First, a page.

Thirdly, walk away.  That’s right, it’s just that simple. We were all taught this by our parents, but as a writer when someone or something begins to tap your writing or creative energies too much or too often, walk away.  Because, here’s the deal: most of these people aren’t going to use what you’ve given them anyway.  If they are other writers, artists, etc., they are going to interpret it on their terms, let it percolate for a little while, and then probably discard it because they’ve over-analyzed it. As a writer, you’re better off not spending your energies on other creative souls who will do the very thing that comes naturally to any observer – subjective interpretation.  Many good ideas have gone down the drain simply out of being beaten to death.  In short, give them a little, but not a lot.  And in the vein of furthering good ideas, I submit my next resolution.

Number four: Keep a notebook of all story ideas. We all do this to some degree. But how many times do we actually access this “file?”  Here’s my solution:  I keep the back panel and three rings of a huge binder hanging on a pegboard wall in my writing area.  I have deliberately removed the front panel for easier access and to visually remind me, every time I glance that way, that I have many story ideas … just waiting.  This works.  Not only does it affirm your creativity, but it can also serve to summon your muse if you find yourself in a writing drought.

Finally, put all of your 2012 writing goals on a vision board that actually has a chance to catch your eye as you write. Notice I used the word “put,” not “list.” A list becomes robotic, but “placing,” “putting,” or “picturing” your writing goals on a vision board has the effect of being anything but robotic.  Mine includes my passport as a special reminder of how I’m going to celebrate “the end of the story.”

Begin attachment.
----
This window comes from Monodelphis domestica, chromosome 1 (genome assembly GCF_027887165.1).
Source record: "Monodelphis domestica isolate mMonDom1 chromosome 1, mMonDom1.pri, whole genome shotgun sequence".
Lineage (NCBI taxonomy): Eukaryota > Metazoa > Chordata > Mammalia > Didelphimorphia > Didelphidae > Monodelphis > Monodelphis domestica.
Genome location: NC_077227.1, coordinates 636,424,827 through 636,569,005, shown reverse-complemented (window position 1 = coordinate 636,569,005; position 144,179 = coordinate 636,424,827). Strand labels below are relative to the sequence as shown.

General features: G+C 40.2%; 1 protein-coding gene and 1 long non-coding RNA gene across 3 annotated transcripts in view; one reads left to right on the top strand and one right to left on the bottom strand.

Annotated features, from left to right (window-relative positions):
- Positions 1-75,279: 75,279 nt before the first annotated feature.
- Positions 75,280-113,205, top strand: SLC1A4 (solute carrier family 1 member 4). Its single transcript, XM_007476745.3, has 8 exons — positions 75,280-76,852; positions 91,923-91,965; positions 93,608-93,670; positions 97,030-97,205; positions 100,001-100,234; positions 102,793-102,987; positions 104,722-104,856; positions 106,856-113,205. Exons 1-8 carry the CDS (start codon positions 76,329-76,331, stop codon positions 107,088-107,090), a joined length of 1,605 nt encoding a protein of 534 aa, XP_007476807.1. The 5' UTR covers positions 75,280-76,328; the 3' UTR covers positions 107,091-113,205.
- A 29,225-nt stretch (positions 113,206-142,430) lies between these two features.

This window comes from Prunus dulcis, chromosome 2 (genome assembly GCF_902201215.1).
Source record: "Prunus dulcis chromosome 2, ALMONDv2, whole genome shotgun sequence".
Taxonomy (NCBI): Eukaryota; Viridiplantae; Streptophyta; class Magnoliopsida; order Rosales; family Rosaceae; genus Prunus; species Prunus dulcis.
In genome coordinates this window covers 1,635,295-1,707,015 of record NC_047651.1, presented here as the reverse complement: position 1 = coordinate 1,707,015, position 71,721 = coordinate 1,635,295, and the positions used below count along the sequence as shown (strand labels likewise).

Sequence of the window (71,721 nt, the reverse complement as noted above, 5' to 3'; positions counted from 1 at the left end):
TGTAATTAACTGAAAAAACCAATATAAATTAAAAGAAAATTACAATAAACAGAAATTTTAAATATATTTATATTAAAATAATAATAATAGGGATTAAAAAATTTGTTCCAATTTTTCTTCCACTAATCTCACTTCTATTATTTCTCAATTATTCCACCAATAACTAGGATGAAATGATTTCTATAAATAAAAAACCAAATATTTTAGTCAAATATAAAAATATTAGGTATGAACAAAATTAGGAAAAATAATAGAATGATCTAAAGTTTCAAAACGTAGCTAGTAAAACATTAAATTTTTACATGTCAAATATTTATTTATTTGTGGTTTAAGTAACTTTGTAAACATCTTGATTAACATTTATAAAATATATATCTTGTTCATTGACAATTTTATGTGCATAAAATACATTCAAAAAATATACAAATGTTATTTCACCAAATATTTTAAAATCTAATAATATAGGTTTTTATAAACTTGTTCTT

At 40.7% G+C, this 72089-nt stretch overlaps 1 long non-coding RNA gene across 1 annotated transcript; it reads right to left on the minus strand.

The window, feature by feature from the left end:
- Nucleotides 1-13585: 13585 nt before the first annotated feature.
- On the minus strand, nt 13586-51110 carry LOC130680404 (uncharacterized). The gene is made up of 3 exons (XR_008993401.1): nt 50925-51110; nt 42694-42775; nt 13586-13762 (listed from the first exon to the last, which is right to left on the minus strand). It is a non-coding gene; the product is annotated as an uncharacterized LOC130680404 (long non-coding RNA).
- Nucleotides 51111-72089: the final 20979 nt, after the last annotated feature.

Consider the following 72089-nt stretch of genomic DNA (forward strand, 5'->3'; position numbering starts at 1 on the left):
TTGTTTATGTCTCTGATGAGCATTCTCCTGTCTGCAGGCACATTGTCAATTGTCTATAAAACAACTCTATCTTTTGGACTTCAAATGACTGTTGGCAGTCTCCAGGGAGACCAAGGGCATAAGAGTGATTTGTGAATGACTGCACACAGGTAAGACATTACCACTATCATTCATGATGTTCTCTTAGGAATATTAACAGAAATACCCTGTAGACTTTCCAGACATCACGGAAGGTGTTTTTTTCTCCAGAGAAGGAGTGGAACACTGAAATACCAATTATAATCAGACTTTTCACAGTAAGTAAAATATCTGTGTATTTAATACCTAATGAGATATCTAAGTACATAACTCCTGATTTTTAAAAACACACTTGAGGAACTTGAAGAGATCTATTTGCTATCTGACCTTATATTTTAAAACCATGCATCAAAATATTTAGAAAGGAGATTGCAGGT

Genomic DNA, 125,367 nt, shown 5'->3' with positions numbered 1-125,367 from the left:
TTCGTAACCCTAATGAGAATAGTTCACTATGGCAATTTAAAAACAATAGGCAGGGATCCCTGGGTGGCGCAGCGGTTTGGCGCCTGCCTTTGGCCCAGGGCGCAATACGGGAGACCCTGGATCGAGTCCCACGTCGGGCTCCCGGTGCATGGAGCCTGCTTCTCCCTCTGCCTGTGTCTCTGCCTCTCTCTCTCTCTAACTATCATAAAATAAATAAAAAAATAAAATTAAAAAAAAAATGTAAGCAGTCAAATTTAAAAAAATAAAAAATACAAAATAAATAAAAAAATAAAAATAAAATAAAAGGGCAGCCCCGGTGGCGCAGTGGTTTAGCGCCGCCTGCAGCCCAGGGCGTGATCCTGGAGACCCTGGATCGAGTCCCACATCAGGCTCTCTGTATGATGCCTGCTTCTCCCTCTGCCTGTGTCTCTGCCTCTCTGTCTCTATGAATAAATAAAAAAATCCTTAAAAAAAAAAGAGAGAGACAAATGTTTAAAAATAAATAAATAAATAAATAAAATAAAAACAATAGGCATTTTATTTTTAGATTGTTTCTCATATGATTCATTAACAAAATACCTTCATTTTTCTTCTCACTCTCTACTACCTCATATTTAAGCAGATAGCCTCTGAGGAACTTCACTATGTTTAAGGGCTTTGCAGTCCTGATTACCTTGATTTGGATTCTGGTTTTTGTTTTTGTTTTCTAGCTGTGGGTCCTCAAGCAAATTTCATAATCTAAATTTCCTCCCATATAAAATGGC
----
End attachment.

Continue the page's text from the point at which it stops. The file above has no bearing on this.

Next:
I’m sending all of you my very best wishes for a truly successful year of writing in 2012.  And, in the meantime, as you’re subjectively interpreting my Writing Resolutions for 2012, I’ll be applying the seat of my pants to the seat of the chair and . . .

December 17, 2011

An accounting for 2011 . . .

Filed under: 'Tis the Season — aawriter @ 11:12 am

Usually I avoid that familiar end-of-the-year query of “Where did the time go?” But, earlier this week as I watched a TV program featuring a recap of the news events for 2011, I realized I knew exactly where the time had gone.   It made me remember what I was doing on a personal level at each graduated event. And, I made a vow never to waste my time like that again. Mind you, I said a “vow,” not a “resolution,” but a vow.  All of my life I’ve been told I don’t “suffer a fool.” Seems like for the year 2011, I ran into all kinds of fools and really did suffer most of them.  But, as I said in the previous sentence, that won’t be happening again.

During the past year, I’ve watched hypocrisy, arrogance and ignorance square itself at an alarming rate.  For awhile I thought that my interpretation of the behaviors around me might have been skewed by my unfamiliarity with the “climate” of my new surroundings.   But here’s how badly these people have behaved – in the aftermath of a Spring tornado, government officials who came here to offer significant and much-needed financial assistance, left with front-page headlines of the local paper accusing them of being “rude.” As a direct result, funds were decreased, and they haven’t been back.  In spite of a newly-developed “industrial zone,” businesses looking to expand their facilities in a community near enough to a neighboring metro location have deliberately shunned this area.